Quintessentially Vietnamese Hot Vit Lon, a popular Vietnamese delicacy, is savored by young and old across the country and in neighboring ASEAN. It is a common street food that is affordable, nutritional and omnipresent. You either love it or hate it. Those who love it praise its aphrodisiac value. Those who hate it debase it religiously. In Vietnam, the young enjoys a nutritional meal of a warm soup and chunky bits wrapped in a tender shell. The expecting mother consumes large quantities to feed the developing child. The tired men feed their libidos to fuel their sexual desires. Whatever the season, there is always a reason. // Photo by Wai Man Soo.
First Prize Winner – This photo has been taken at Binh Than – Nguyen Van Troi Market. – HCMC These lottery ticket vendors are part of the Vietnamese cityscape. On a bike, on a street corner, sitting on the sidewalk. Those are often elderly people, the face, the hands marked by time …. we rarely. We rarely raise our heads to watch who they are, we just focus on these tickets and their numbers …. is the winning ticket there? This ticket vendor was blind and was just seating on the steps on the edge of Nguyen Van Troi Market, smoking his cigarette with the tickets in his hands. // Photo by ANTHONY DESGRE.
I took this photo in the early hours in Saigon on the way to a morning market. He was a jolly man and was working around the markets. He instantly caught my attention with his friendliness and great sense of humour. I think his eyes capture his happiness and his hard working life and I think life for many people in Vietnam is hard work but I also sense that they are very happy people. // Photo by Elaine Flavin.
I took this photo at sunrise in Saigon at a local market. A true smile is seen when there is a sparkle in the person’s eyes and that is certainly seen in this photo. This was taken during covid times. The mask for me reminds me of how tough life was in Vietnam for many people but still this lady managed to go about her day with a smile on her face no matter what struggles she was facing. // Photo by Elaine Flavin.
Take a stroll through the bustling streets of Mekong Delta and soak up the colorful sights of the street vendors in a night market. // Photo by Japeat Kys.
Take in the serene views of a typical Mekong house, where you can embrace the peacefulness and simplicity of this charming way of life. // Photo by Japeat Kys.
This photo was taken at our Phu Quoc first vacation together, at Sunset beach. My girlfriend at this time , now my beautiful wife for already 4 fantastic years , showed me the beauty of this country which I love almost as much as my wife. What you need more than a view like this with your dinner and the most important person of your life together. This photo represents to me the beauty and calmness of Vietnam, the nature is just very nice and many times still untouched. The friendliness of the people makes it even more enjoyable to go around. // Photo by Christian Urban.
The life of a fisherman is hard work. This was taken on this Back beach (Bai Sau) in the coastal city of Vung Tau. This image has the title: Anchored in Paradise. They have just returned to the shore from an all-night fishing trip to deliver their catch, and have some lunch and well-deserved rest and shelter from the sun. Artist’s Description: From the far-reaching deep ocean blues on the horizon into the rich neon turquoise blues in the shallows, then down through the white waves into autumnal light yellows and browns. It’s a sight to behold in anyone’s eyes. It’s the idyllic scene and one I like to call, eye-candy beach art. // Photo by Gerard McKinnell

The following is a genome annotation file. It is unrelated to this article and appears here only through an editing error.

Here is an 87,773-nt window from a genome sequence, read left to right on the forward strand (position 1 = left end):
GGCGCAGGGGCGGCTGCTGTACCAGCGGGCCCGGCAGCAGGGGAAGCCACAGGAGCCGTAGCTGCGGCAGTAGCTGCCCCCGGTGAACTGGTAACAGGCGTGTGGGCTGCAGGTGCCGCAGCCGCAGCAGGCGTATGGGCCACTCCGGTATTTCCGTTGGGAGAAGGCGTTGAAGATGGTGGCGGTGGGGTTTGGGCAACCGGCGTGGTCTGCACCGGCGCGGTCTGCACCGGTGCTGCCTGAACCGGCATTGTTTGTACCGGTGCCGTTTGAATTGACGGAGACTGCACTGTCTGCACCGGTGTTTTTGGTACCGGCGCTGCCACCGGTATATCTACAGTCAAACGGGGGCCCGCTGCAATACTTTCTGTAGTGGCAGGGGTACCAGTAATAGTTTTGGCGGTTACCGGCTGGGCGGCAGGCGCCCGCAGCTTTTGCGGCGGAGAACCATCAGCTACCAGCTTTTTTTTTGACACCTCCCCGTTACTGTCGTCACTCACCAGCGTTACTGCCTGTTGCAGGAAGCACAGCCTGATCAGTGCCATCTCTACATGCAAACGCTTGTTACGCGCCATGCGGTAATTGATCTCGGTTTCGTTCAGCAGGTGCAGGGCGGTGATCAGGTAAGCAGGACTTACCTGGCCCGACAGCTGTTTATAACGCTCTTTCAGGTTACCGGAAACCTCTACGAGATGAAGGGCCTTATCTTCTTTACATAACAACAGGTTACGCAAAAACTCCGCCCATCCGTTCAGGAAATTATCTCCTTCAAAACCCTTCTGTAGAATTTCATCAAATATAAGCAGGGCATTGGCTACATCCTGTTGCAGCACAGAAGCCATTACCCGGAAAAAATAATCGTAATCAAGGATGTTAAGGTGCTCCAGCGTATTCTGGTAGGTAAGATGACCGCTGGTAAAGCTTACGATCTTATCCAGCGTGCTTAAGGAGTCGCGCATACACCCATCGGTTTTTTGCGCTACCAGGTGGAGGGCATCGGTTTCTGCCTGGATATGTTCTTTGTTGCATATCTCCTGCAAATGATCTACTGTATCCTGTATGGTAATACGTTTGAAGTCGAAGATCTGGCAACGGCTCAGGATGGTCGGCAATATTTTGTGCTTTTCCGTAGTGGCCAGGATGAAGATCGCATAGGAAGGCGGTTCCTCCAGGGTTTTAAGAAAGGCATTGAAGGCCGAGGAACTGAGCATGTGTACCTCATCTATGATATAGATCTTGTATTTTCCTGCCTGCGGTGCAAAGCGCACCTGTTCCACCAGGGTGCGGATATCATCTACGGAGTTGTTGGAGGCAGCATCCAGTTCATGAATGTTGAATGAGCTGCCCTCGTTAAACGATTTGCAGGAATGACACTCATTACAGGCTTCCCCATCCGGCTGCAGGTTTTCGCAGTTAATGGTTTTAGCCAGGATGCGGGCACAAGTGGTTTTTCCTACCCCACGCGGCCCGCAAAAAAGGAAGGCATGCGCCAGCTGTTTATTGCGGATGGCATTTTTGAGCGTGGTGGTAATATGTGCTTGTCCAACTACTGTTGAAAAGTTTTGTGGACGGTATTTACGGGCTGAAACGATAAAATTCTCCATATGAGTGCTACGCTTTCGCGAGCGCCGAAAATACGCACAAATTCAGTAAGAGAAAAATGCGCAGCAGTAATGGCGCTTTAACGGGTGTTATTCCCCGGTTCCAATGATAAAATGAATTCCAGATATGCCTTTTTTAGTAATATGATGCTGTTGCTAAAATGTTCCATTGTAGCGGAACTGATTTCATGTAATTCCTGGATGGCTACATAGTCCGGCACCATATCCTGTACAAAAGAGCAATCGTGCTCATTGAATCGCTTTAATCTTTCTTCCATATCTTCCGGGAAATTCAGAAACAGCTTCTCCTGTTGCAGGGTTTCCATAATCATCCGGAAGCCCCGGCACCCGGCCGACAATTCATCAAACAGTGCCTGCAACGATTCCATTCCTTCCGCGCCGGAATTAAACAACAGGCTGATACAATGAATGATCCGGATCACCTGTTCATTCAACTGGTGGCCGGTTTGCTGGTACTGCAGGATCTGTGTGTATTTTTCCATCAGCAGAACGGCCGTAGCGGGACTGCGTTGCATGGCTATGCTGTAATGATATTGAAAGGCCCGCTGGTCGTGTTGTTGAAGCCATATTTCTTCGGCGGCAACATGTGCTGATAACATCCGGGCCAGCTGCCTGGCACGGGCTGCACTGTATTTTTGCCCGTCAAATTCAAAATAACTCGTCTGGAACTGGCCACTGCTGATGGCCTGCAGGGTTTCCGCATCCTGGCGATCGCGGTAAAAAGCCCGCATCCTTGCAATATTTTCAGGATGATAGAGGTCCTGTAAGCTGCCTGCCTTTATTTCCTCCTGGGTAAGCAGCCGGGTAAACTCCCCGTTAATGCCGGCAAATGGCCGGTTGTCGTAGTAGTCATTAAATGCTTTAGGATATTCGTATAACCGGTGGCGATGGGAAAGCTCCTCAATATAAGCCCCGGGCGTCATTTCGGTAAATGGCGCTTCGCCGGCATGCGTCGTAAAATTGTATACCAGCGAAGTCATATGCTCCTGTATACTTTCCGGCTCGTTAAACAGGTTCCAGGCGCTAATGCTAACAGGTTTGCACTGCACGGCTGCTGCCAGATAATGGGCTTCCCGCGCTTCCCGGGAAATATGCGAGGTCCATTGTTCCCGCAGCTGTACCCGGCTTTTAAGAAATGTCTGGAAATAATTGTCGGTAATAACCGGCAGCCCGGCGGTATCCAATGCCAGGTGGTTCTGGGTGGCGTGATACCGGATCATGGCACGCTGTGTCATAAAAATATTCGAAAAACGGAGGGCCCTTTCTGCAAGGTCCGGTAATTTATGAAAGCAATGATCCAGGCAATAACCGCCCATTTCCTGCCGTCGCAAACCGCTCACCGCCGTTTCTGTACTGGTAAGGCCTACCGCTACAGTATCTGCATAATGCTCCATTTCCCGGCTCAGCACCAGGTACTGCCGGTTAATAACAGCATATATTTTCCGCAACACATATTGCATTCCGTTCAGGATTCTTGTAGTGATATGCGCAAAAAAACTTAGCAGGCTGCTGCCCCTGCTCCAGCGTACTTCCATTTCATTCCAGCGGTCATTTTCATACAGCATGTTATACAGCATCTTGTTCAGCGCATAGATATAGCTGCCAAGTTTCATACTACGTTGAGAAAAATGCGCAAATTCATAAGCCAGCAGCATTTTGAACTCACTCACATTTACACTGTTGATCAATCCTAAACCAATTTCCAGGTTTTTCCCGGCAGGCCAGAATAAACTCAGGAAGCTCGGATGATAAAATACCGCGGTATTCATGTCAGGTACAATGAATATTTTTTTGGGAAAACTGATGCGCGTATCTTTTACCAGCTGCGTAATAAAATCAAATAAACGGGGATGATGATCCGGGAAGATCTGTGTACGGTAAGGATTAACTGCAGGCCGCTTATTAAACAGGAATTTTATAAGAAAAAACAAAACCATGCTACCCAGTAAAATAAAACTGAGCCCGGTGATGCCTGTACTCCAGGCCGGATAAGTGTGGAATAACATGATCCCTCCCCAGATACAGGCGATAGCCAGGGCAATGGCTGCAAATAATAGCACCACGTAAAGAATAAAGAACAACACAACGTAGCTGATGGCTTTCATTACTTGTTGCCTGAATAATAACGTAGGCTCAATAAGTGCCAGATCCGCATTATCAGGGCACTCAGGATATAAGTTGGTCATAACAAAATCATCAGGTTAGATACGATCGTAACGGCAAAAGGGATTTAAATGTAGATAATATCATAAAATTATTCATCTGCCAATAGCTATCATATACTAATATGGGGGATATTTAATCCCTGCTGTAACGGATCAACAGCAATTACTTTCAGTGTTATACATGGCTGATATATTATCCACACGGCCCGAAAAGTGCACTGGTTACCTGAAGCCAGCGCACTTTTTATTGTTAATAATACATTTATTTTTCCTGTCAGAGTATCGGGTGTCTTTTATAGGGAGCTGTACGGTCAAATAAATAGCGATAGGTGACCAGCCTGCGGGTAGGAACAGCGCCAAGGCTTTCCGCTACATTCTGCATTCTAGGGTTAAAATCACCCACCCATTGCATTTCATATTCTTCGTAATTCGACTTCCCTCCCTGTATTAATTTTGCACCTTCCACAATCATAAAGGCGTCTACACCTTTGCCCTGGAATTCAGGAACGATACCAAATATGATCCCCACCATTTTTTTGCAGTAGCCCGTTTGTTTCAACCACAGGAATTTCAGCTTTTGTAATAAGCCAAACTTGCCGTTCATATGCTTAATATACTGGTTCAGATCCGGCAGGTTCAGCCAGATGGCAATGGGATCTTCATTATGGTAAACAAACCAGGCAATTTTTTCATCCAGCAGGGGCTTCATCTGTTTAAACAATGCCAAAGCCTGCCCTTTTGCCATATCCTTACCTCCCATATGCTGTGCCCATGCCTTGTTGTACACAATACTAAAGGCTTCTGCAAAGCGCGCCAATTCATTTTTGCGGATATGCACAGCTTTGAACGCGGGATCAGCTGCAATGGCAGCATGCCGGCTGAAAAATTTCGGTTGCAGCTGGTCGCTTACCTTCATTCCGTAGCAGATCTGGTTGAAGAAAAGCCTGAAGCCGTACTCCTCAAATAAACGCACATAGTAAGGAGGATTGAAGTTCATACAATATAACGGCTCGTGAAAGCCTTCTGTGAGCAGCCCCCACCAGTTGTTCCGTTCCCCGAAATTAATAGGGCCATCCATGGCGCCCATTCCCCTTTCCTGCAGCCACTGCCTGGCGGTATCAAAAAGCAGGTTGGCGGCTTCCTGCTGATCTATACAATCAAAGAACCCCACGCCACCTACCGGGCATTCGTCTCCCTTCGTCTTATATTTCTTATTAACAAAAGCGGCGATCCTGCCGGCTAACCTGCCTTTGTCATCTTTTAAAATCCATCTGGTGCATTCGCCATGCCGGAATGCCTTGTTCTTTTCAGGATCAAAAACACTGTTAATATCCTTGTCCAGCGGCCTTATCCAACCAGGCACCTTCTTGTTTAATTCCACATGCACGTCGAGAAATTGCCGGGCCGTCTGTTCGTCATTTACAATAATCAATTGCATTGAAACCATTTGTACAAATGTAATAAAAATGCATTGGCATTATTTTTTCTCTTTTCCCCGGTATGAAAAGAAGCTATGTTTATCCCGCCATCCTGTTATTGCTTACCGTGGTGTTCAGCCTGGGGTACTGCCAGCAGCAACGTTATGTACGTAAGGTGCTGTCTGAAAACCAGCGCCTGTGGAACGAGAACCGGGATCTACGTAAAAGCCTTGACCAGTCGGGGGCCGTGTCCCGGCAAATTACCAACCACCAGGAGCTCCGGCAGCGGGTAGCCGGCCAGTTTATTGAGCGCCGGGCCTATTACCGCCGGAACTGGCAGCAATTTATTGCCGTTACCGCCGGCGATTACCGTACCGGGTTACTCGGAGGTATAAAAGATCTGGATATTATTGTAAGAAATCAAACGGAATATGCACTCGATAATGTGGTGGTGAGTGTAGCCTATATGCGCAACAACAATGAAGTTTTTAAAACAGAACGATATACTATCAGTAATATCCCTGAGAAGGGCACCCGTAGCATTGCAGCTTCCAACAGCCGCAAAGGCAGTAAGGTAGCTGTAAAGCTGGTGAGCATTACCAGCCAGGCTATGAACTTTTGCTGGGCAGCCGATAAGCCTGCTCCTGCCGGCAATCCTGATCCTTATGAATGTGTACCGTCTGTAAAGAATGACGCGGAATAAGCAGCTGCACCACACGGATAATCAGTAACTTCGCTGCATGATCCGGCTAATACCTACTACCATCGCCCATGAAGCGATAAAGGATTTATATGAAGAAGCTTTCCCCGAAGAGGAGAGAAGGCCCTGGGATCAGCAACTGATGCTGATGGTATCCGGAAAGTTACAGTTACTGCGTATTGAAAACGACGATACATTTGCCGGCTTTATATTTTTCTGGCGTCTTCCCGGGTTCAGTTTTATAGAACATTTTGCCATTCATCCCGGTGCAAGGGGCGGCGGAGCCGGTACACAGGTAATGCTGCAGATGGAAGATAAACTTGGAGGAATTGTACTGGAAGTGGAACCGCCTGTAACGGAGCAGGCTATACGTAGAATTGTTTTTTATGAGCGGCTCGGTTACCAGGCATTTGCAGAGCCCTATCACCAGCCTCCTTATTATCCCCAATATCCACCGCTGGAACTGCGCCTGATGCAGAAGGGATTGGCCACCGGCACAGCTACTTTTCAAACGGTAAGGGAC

This is a typical scene you will find all over Vietnam. For me, this reflects beach life. This image was taken on Back beach (Bai Sau) in the coastal city of Vung Tau. You can just imagine yourself sitting with a good friend and a bucket of beers in iced water while sheltering from the midday sun. Artist’s Description: An idyllic scene for sure, it’s where you wish to be with the outstanding deep rich blue sky and a mouth-watering candy-coated umbrella good enough to eat. It’s an eye-candy image that will transport you to a better place or make you wish to visit Vung Tau City. // Photo by Gerard McKinnell.
I’m inspired by people who are living simple life in balance with the nature even at this day and age. Those are the most happiest people. And I met many in Vietnam. This place – amazing Vung Ro bay – is not an exception. // Photo by Igor Imranshoev.
Colorful Beach Life in Vung Tau! The different colour of the swimming aid make the shot outstanding! // Photo by Friedhelm Maur.
To get a real sight of traditional floating markets in the Mekong’s delta, one needs to get out of bed early and be on the spot before the first rays of sunlight arise. I had the chance to capture this moment from the top of a bridge at Phong Điền market, along Cần Thơ river. I went there several days in a row, as I was always diasppointed of my shots. Until this magical instant happened: the light, the subject, the angle. I had witnessed a true and beautiful glimpse of life in Vietnam. I could happily go back to sleep. // Photo by Florian Commans.
New vibe generation feeling with some brand new architecture in Saigon. Photos taken at the new bridge Thu Thiem 2. // Photo by Christophe Bachelerie.
Old and new building in the booming country. Photo taken in District 1 // Photo by Christophe Bachelerie.
This reflect well the active life in Saigon at night time. Photo taken in Thao Dien // Photo by Christophe Bachelerie. Vietnam Is Truly Awesome!
Vietnam is a country full with delights, from its various landscapes and rich culture to its dynamic cities and delectable food. This is obvious from the gorgeous collection of photographs above that reflect Vietnam’s beauty and individuality. Whether it’s the colorful marketplaces, local’s life, or breathtaking natural landscape, these photographs absolutely capture the enchantment and attraction of this magnificent country.
We hope that this collection helped us prove with the rest of the world ‘
VIETNAM IS AWESOME‘ and to inspire people to discover and explore Vietnam.